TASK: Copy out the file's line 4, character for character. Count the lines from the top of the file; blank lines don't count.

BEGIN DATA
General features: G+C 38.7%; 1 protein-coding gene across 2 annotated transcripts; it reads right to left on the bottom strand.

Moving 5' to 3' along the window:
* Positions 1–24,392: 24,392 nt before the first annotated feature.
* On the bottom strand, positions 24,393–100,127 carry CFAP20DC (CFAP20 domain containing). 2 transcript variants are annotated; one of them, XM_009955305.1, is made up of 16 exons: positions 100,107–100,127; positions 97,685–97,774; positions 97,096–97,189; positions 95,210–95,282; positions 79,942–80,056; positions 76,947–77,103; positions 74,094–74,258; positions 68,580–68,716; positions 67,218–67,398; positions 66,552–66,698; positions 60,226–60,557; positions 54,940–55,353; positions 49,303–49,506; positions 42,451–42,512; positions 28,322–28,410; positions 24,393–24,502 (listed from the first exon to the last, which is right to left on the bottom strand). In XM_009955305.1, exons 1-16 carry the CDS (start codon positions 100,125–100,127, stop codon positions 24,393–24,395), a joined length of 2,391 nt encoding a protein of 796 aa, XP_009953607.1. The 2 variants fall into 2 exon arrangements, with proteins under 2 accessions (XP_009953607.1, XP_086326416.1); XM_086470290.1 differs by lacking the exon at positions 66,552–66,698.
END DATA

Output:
* On the bottom strand, positions 24,393–100,127 carry CFAP20DC (CFAP20 domain containing). 2 transcript variants are annotated; one of them, XM_009955305.1, is made up of 16 exons: positions 100,107–100,127; positions 97,685–97,774; positions 97,096–97,189; positions 95,210–95,282; positions 79,942–80,056; positions 76,947–77,103; positions 74,094–74,258; positions 68,580–68,716; positions 67,218–67,398; positions 66,552–66,698; positions 60,226–60,557; positions 54,940–55,353; positions 49,303–49,506; positions 42,451–42,512; positions 28,322–28,410; positions 24,393–24,502 (listed from the first exon to the last, which is right to left on the bottom strand). In XM_009955305.1, exons 1-16 carry the CDS (start codon positions 100,125–100,127, stop codon positions 24,393–24,395), a joined length of 2,391 nt encoding a protein of 796 aa, XP_009953607.1. The 2 variants fall into 2 exon arrangements, with proteins under 2 accessions (XP_009953607.1, XP_086326416.1); XM_086470290.1 differs by lacking the exon at positions 66,552–66,698.